HTC forms a 1:2 (M:L) dark yellow complex with vanadium (V) [17] in acetic acid medium. The complex is extractable into benzene and has λmax at 415-425 nm. The molar absorptivity and Beer's law obedience range of the formed complex are 3.27 × 104 l mol-1 cm-1 and 0-1.3 μg V(V) ml-1, respectively.

Agnihotri et al. [18] used the same reagent for the determination of V(III) in the analysis of various industrial samples including reverberatory flue dust and high speed steel super rapid extra 500. The 1:1 yellow complex formed between V(III) and HTC at 47ºC-57ºC from 0.03-0.14 mol l-1 acetic acid medium, is extractable into carbon tetrachloride and has λmax at 420 nm. Molar absorptivity and Beer's law range of the complex are 7.45 × 104 l mol-1 cm-1 and 0-0.85 μg V(III) ml-1, respectively. Presence of a large number of elements, anions and complexing agents do not interfere with the determination.

HTC is used by Nijhawan et al. for the determination of Zr (IV) under different conditions. At pH 8-8.2, a 1:3 complex is formed between Zr (IV) and HTC which is extractable into 1,2-dichloroethane showing λmax at 425 nm [19]. The complex obeys Beer's law in the Zr concentration range 0-1.0 μg ml-1 and has the ε value as 7.52 × 104 l mol-1 cm-1.

HTC [20] is again used for the trace determination of zirconium in HCl medium forming a yellow coloured complex which is made water soluble by miscellary action of Triton X-100 and measured at 415 nm. Beer's law range of the complex is 0-2.0 μg Zr(IV) ml-1 with ε value 2.73 × 104 l mol-1 cm-1.

Thorium (IV) [21] is determined spectrophotometrically as 1:4 yellow complex with HTC in dilute acetic acid medium. The complex shows molar absorptivity of 3.95 × 104 l mol-1 cm-1 at 430 nm.

HTC is used as a complexing agent for the determination of Mo(VI) by dissolving the complex formed in water in presence of Triton X-100 [22]. Molar absorptivity of the method is 2.80 × 105 l mol-1 cm-1 at 410 nm and Beer's law validity range is 0.01-0.4 μg Mo(VI) ml-1.

HTC/HTB is also used for the complexation of W(VI) [23] in trace amounts from 0.2 mol l-1 HCl solution. The dichloromethane extractable 1:2 (M:L) complex obeys Beer's law in the range of 0-2.8 μg W(VI) ml-1 and shows the molar absorptivity of 6.45 × 104 l mol-1 cm-1.

In alkaline medium, at a pH 8.5-9.2, Pd(II) [24] forms a 1:1 (M:L) yellow complex with HTC which is extractable into chloroform; the molar extinction coefficient being 3.301 × 104 l mol-1 cm-1, Beer's law range 0.01-0.1 μg Pd(II) ml-1 and λmax of the complex is at 455 nm.

In slightly acidic medium, a spectrophotometric method is developed for trace determination of Sn(II) [25] which involves the formation of a 1:2 yellow complex with HTC. The complex is extractable into dichloromethane, shows λmax at 432 nm and is stable upto two days. Beer's law is obeyed in the tin concentration range of 0-1.0 μg ml-1 and has molar absorptivity of 5.485 × 104 l mol-1 cm-1 at 432 nm. The method is successfully applied to the analysis of synthetic samples and alloy sample of gun metal.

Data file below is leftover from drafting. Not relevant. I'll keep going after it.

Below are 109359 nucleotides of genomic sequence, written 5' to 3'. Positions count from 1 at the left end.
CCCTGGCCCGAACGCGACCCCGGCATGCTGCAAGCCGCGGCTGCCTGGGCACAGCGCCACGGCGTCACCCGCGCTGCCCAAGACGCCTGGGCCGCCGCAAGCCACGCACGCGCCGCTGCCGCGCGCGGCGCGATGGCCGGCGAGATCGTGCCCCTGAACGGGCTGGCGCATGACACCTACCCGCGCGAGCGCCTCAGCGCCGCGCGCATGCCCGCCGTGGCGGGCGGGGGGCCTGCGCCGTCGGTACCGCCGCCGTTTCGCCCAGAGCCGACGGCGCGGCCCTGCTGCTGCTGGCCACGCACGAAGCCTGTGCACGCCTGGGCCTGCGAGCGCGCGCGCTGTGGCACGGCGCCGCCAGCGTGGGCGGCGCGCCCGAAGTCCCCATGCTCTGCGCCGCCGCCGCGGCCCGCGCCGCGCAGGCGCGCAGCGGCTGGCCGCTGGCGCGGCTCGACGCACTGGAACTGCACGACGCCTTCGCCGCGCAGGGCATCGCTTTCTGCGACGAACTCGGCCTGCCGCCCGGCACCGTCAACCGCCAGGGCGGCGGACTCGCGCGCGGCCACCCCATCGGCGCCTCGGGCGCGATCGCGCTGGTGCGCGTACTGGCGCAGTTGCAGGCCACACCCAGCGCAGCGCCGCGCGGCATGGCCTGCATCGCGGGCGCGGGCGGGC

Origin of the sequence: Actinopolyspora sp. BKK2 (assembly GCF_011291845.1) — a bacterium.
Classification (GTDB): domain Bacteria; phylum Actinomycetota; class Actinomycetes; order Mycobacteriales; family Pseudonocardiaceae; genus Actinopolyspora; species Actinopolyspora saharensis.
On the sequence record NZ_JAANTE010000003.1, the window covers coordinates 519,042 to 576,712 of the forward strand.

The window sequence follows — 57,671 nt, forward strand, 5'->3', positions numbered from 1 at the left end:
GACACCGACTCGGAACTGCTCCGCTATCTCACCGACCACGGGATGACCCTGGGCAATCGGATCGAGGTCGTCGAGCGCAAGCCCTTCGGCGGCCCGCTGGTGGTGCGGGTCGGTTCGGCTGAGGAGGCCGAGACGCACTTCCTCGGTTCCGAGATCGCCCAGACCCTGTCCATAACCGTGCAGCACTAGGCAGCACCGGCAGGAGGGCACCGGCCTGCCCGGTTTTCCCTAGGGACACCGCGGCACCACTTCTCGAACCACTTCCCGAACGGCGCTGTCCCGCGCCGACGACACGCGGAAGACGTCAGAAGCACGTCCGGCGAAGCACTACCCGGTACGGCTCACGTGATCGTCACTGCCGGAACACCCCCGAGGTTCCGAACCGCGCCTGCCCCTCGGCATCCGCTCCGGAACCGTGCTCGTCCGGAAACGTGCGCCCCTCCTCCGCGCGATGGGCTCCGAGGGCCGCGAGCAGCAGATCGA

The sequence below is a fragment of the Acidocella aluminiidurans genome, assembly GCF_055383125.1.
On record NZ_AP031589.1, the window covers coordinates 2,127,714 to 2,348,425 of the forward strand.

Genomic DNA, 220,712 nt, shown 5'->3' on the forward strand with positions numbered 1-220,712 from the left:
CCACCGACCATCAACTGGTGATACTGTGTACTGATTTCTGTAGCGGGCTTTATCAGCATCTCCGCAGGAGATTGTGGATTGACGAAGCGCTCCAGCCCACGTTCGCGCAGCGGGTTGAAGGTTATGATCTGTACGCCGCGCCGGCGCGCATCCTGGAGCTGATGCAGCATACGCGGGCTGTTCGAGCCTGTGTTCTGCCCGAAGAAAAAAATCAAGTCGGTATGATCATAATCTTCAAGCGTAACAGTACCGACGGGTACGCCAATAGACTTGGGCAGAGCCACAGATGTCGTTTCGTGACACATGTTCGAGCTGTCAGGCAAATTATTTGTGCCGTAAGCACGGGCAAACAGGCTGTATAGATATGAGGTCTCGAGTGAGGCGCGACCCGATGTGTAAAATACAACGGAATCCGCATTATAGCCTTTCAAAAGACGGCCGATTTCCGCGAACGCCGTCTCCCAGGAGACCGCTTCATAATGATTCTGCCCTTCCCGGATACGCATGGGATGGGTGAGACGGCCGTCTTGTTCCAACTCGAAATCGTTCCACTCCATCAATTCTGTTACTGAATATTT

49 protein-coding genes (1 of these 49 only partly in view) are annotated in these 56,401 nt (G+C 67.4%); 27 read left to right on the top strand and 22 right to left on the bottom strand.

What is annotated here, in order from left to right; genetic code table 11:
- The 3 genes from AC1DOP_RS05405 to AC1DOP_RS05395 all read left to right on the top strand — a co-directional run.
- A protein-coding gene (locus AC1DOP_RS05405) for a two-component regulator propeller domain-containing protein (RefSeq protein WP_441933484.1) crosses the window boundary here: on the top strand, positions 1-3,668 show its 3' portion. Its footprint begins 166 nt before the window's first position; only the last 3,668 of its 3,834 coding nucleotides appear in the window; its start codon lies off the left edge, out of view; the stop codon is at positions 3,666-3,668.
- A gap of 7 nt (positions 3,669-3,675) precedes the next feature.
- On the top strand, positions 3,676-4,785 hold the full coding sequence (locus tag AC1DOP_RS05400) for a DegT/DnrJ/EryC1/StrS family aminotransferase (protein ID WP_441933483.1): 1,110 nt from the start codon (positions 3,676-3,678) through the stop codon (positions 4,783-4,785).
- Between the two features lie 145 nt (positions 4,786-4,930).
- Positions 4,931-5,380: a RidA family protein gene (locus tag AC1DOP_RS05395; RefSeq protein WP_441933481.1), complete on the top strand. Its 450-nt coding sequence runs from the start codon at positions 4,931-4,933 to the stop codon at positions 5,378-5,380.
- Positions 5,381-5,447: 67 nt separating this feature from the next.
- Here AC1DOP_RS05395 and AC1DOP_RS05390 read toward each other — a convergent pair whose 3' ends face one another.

Substituted HTC/HTB

In search for the new sensitive and selective reagents, a vast knowledge of different benzopyran derivatives has been gained as below

6-chloro-3-hydroxy-2-(2'-thienyl)-4-oxo-4H-1-benzopyran (CHTB):


For the trace determination of tungsten(VI) in an acidic medium, an extractive spectrophotometric method is developed which involves the formation of a 1:3 complex of tungsten(VI) with CHTB [26] in 0.16-0.32 mol l-1 HCl medium. The complex is extractable into chloroform and shows maximum absorbance at 417-423 nm. The method obeys Beer's law in range 0-3.0 μg W(VI) ml-1 with molar absorptivity of 4.05 × 104 l mol-1 cm-1. This method is selective towards the analysis of tungsten in various synthetic, technical and natural samples including reverberatory flue dust and water.

The chelating ligand CHTB forms coloured metal chelates with Sn(II) [27] which is quantitatively extracted into dichloromethane with the molar extinction coefficient value greater than that of Sn(II)-HTB chelates.

6-chloro-3-hydroxy-7-methyl-2-(2'-thienyl)-4H-chromen-4-one (CHMTC):


Agnihotri et al. [28] used another derivative of HTC named as CHMTC as a very strong complexing agent for vanadium(V) in weakly acidic (HCl; pH 0.84-1.09) medium. The method developed is found to be highly sensitive with considerably greater molar absorptivity of 8.26 × 104 l mol-1 cm-1 and selective binary system for the extractive photometric determination of vanadium.

The same reagent is used for the spectrophotometric dewtermination of Zr (IV) in HCl medium [29]. The 1:3 (M:L) complex is extractable into benzene, shows maximum absorbance at 430 nm with the molar absorbptivity of 5.6 × 104 l mol-1 cm-1.